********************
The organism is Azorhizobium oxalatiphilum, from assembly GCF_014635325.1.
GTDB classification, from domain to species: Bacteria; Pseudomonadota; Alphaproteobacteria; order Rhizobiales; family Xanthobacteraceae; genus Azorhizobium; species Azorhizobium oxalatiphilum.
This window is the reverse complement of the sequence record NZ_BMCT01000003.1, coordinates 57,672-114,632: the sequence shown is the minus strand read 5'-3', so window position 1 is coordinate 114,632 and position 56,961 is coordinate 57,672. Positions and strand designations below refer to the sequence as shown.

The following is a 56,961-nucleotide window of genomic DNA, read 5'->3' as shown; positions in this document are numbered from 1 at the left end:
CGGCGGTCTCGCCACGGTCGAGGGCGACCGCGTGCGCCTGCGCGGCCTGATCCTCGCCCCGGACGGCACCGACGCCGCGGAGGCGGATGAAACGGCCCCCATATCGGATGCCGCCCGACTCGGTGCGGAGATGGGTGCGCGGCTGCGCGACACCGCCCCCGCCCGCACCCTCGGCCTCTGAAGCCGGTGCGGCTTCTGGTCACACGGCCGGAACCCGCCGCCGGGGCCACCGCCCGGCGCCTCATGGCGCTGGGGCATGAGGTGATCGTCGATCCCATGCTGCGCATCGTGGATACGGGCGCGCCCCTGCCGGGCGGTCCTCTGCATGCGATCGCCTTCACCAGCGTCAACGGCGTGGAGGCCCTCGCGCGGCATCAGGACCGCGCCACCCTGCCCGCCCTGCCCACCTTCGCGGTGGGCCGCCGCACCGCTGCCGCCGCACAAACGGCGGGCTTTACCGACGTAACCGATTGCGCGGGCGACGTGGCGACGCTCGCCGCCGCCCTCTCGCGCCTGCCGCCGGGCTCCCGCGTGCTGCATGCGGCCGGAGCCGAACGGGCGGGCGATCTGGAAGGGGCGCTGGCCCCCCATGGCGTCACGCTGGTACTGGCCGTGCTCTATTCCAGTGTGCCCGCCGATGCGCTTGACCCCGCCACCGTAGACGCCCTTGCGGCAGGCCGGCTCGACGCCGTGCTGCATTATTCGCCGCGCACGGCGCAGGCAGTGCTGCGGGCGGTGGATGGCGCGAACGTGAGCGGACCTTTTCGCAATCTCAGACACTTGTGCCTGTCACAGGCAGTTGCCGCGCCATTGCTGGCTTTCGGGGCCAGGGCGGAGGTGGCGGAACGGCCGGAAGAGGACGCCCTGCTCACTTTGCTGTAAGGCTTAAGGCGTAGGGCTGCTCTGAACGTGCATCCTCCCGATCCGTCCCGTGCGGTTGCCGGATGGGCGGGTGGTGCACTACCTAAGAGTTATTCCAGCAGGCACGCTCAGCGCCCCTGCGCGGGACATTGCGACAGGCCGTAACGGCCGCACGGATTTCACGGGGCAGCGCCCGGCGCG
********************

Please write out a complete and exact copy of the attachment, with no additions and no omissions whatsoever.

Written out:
The organism is Azorhizobium oxalatiphilum, from assembly GCF_014635325.1.
GTDB classification, from domain to species: Bacteria; Pseudomonadota; Alphaproteobacteria; order Rhizobiales; family Xanthobacteraceae; genus Azorhizobium; species Azorhizobium oxalatiphilum.
This window is the reverse complement of the sequence record NZ_BMCT01000003.1, coordinates 57,672-114,632: the sequence shown is the minus strand read 5'-3', so window position 1 is coordinate 114,632 and position 56,961 is coordinate 57,672. Positions and strand designations below refer to the sequence as shown.

The following is a 56,961-nucleotide window of genomic DNA, read 5'->3' as shown; positions in this document are numbered from 1 at the left end:
CGGCGGTCTCGCCACGGTCGAGGGCGACCGCGTGCGCCTGCGCGGCCTGATCCTCGCCCCGGACGGCACCGACGCCGCGGAGGCGGATGAAACGGCCCCCATATCGGATGCCGCCCGACTCGGTGCGGAGATGGGTGCGCGGCTGCGCGACACCGCCCCCGCCCGCACCCTCGGCCTCTGAAGCCGGTGCGGCTTCTGGTCACACGGCCGGAACCCGCCGCCGGGGCCACCGCCCGGCGCCTCATGGCGCTGGGGCATGAGGTGATCGTCGATCCCATGCTGCGCATCGTGGATACGGGCGCGCCCCTGCCGGGCGGTCCTCTGCATGCGATCGCCTTCACCAGCGTCAACGGCGTGGAGGCCCTCGCGCGGCATCAGGACCGCGCCACCCTGCCCGCCCTGCCCACCTTCGCGGTGGGCCGCCGCACCGCTGCCGCCGCACAAACGGCGGGCTTTACCGACGTAACCGATTGCGCGGGCGACGTGGCGACGCTCGCCGCCGCCCTCTCGCGCCTGCCGCCGGGCTCCCGCGTGCTGCATGCGGCCGGAGCCGAACGGGCGGGCGATCTGGAAGGGGCGCTGGCCCCCCATGGCGTCACGCTGGTACTGGCCGTGCTCTATTCCAGTGTGCCCGCCGATGCGCTTGACCCCGCCACCGTAGACGCCCTTGCGGCAGGCCGGCTCGACGCCGTGCTGCATTATTCGCCGCGCACGGCGCAGGCAGTGCTGCGGGCGGTGGATGGCGCGAACGTGAGCGGACCTTTTCGCAATCTCAGACACTTGTGCCTGTCACAGGCAGTTGCCGCGCCATTGCTGGCTTTCGGGGCCAGGGCGGAGGTGGCGGAACGGCCGGAAGAGGACGCCCTGCTCACTTTGCTGTAAGGCTTAAGGCGTAGGGCTGCTCTGAACGTGCATCCTCCCGATCCGTCCCGTGCGGTTGCCGGATGGGCGGGTGGTGCACTACCTAAGAGTTATTCCAGCAGGCACGCTCAGCGCCCCTGCGCGGGACATTGCGACAGGCCGTAACGGCCGCACGGATTTCACGGGGCAGCGCCCGGCGCG